Every now and then, we read about a mega HDB unit that is being transacted for over a million dollars. That normally becomes the talk of town for a while and before we realised, another similar article pops up in the headline.
A lot of these units transacted are in established, mature old towns, such as Bishan, Queenstown etc. Some of these units might have a least hold of just 70-80 years left. Or maybe even less.
One of the most annoying thing about living and purchasing properties in Singapore is this – more often than not, the properties that we purchase are leaseholds! And we have one of the most ridiculous prices for properties in the world. Imagine paying so much money, and yet all you get is a leasehold!
Which I had assumed is a key point that most Singaporeans are aware of (or I had thought so). I mean we keep talking about 99 years, freehold etc., surely that must means something right? HDBs in general, have a 99 years leasehold.- At the end of their 99 year lease, HDB flats will revert back to the landowner (HDB). The land will then be turned over to the state. This means the value of a HDB flat at the end of the lease is zero.
However, to date, no HDB development has reached the end of its 99 year lease (considering our very first estates only popped up in the 1960s.) Hence, no one really knows what happens after that. In recent years, the government introduced Selective En-Bloc Redevelopment Scheme (SERS), which means that some of the older estates would have their “leases renewed” when the estates undergo redevelopment.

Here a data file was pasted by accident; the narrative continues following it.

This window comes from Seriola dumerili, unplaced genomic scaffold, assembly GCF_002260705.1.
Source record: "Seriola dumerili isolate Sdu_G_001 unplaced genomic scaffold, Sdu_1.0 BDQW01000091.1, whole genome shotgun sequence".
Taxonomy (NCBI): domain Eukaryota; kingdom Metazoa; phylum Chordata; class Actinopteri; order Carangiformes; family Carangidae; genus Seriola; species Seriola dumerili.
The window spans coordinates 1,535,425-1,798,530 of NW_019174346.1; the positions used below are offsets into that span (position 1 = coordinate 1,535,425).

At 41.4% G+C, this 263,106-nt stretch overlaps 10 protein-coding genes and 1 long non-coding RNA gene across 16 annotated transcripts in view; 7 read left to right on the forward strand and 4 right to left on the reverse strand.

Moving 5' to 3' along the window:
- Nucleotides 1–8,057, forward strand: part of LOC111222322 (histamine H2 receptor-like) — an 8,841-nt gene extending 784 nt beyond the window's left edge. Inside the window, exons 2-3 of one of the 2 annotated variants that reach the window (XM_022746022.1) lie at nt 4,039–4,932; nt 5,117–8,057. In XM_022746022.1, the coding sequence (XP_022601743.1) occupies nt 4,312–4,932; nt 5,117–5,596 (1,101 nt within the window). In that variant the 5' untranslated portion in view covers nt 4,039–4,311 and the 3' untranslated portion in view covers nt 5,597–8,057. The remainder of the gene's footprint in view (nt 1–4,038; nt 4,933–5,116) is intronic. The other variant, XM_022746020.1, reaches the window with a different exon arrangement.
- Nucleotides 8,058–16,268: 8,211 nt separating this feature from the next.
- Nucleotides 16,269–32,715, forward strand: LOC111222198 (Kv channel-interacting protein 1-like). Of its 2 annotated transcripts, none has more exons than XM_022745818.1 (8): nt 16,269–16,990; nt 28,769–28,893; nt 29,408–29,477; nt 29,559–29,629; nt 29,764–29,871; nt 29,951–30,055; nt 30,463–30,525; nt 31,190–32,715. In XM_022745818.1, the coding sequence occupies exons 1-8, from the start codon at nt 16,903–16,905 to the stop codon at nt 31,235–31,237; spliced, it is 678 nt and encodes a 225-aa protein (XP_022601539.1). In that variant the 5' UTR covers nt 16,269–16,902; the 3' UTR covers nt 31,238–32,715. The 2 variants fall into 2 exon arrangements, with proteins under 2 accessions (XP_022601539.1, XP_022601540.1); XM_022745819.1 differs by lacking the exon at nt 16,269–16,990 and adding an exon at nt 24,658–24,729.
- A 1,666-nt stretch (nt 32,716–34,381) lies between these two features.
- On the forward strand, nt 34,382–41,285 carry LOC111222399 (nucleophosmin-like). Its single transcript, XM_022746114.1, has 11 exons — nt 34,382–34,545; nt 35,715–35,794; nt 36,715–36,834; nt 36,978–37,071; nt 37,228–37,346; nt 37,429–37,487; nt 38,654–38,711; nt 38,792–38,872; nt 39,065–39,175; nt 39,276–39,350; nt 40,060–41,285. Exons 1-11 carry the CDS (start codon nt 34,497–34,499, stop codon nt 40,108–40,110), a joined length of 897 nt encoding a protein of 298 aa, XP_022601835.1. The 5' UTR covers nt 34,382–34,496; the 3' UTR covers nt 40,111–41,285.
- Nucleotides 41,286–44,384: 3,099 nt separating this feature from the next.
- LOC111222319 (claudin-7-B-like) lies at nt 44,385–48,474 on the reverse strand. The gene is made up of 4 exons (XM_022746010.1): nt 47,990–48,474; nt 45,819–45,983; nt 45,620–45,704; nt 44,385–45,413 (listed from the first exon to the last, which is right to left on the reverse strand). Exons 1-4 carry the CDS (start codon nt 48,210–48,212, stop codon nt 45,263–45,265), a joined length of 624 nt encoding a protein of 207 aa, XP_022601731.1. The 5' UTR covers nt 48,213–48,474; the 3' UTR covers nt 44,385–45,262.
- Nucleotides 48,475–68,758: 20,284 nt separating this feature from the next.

When it comes to a flat purchase, we rely on the valuation report, which takes into account certain factors, including location, the remaining lease of the unit, condition of the flat etc. Similarly, for many Singaporeans, when it comes to the purchase of a flat, location, condition, surroundings, seems to be the top key concerns when it comes to formulate our purchase decision. What about the leasehold?
In a recent blogpost, Lawrence Wong, Minister of National Development highlighted this trend as a key concern.
Quoting a statement from his post:
“ But SERS, as the name implies, is on a selective basis.
It is only offered to HDB blocks located in sites with high redevelopment potential. These are typically sites where the land has not been well utilised. It is also subject to the availability of suitable replacement sites for residents and the Government’s financial resources.
This is why only 4% of HDB flats have been identified for SERS since it was launched in 1995.
We will continue to maintain this strict selection criteria.
So please do not assume that all old HDB flats will be automatically eligible for SERS.
In fact for the vast majority of HDB flats, the leases will eventually run out, and the flats will be returned to HDB, who will in turn have to surrender the land to the State.
As the leases run down, especially towards the tail-end, the flat prices will come down correspondingly.
So buyers need to do their due diligence and be realistic when buying flats with short leases. This is especially important for young couples, who have to plan for a much longer future.”
This definitely generated quite a bit of discussion. To be honest, is this a newly known fact?
So what’s the fuss all about?